So smitten was serial reformer Michelle Rhee with said evidence that she showed up to a Parent Revolution press conference in Compton on Tuesday to declare her love for all things charter. In a rustic church setting, four McKinley parents showed news reporters their incident reports of “lies and intimidation” by staff and PTA members at McKinley. Org leaders also unveiled the YouTube account of teacher Victor Tellez — and it wasn't pretty.
In addition to gay-bashing in front of his son, Tellez comments on a short YouTube documentary about the Parent Trigger volunteers. Among other misinformed threats, he posts: “You will regret having supported Celerity when your child is rejected by them” and “If your child is Special Ed, your child will be rejected.”
According to board-drafted regulations currently up for public review (Mitchell expects they'll be passed by January), any charter opened via Parent Trigger must have identical admissions standards to the school it replaces. Celerity founder Vielka McFarlane told the Weekly that no McKinley-area student would be excluded from the school.
The other side's claim is that organizers told them the petition was only to beautify the McKinley campus.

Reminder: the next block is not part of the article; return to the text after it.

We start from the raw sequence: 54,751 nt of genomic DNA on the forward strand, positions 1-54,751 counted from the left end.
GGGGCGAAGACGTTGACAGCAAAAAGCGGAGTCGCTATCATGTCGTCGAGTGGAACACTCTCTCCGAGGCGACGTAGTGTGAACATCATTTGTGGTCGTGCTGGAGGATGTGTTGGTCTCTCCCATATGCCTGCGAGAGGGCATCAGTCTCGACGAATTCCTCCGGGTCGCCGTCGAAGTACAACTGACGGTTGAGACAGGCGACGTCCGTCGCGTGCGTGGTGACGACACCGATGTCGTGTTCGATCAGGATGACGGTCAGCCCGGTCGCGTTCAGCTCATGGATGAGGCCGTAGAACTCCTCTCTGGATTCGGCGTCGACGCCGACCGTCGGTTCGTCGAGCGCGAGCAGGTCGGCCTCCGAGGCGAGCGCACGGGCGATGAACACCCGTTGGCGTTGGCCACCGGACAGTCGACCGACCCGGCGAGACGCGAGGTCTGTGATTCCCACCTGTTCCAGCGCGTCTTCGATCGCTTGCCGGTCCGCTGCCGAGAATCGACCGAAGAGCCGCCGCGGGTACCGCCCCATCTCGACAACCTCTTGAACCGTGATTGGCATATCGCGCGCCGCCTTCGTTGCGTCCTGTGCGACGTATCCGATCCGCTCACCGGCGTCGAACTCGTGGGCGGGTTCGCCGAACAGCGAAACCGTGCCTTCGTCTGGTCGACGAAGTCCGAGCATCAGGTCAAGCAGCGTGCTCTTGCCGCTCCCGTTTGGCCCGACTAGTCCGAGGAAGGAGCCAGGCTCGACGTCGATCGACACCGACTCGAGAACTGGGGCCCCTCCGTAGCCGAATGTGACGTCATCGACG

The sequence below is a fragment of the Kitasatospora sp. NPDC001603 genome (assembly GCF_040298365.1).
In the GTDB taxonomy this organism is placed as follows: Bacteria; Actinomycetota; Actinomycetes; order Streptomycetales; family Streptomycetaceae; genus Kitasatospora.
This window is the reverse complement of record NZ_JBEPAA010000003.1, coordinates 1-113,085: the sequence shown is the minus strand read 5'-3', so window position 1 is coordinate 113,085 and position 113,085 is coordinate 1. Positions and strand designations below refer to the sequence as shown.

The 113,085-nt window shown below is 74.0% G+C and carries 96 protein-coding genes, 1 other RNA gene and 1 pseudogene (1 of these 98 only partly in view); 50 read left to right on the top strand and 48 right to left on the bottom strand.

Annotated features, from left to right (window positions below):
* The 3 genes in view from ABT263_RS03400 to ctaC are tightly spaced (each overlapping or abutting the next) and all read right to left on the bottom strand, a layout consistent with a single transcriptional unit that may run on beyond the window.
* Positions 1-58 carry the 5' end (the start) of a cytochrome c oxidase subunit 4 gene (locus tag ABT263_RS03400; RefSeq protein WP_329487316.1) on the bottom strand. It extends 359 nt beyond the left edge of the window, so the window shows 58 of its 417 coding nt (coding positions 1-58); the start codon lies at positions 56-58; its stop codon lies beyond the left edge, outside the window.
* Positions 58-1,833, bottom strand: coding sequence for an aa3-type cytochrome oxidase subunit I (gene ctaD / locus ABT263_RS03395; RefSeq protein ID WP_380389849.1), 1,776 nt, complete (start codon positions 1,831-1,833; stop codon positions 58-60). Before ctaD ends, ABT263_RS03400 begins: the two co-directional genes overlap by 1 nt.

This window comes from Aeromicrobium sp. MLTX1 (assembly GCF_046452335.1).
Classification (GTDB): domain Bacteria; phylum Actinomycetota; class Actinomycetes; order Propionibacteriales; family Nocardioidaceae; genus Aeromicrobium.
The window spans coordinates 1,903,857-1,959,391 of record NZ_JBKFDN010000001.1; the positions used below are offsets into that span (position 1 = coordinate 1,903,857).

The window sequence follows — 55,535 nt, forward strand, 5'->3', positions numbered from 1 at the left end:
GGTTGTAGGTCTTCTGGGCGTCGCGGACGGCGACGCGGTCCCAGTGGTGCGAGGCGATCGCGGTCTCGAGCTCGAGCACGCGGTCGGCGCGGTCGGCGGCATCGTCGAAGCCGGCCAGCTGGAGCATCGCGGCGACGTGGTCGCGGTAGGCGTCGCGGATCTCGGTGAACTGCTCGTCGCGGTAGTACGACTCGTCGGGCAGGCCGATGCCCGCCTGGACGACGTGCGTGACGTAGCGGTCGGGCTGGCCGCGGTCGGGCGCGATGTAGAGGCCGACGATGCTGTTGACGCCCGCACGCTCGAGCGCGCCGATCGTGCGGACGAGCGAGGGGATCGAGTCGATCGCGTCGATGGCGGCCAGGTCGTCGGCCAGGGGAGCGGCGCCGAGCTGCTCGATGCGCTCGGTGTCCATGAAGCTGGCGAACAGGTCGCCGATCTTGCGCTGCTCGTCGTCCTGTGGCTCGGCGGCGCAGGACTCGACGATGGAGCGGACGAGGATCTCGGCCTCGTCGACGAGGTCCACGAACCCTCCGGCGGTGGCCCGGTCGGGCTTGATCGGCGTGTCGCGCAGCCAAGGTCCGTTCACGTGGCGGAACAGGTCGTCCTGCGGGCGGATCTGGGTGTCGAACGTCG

After the initial moment of Parent Trigger history-making, the Times was first to report the return “fire” of parents who felt they had been tricked into signing the petition and wished to shift their allegiance to CUSD.
District board members and McKinley staff have kept out of the public eye since this thing dropped. The select few McKinley parents quoted in articles that slant away from the Trigger: PTA President Cynthia Martinez, Karla Garcia (always close by Martinez' side), Pastor Lee Finnie and Jessy Herrera (both involved in the PTA).
It is very much worth noting that the 'T' in PTA stands for Teacher, and that all McKinley staff and faculty would have to re-apply to Celerity for hire.
From what we can gather, the rest of the documented opposition comes in the form of anonymous speakers with outrageous claims that don't line up with anything the Weekly observed in the days leading up to the Trigger turn-in.
At the rowdy Compton Unified board meeting on Tuesday, while everyone was waiting for board members to emerge from closed session, Garcia told a row of confused-looking parents slated to speak that all they had to do was “just say how good it is” — referring to the school. The entire front of the room was filled with unionized teachers.
Executive Director Ben Austin says Parent Revolution has only received word of 12 petition drop-outs so far — minus six add-ons they've pulled over to the Parent Revolution side since then.
Unless the parents retract their signatures, according to Mitchell, this will probably be McKinley's last year as we know it.
Update: We must be a bunch of conservative dopes over here at the Weekly, because our very own Patrick Range McDonald, who happens to also be our hero, was on Fox last night. They only allowed the man a few words, but wiser ones were never spoken. (For many, many more words on the subject, read the original Parent Trigger saga.)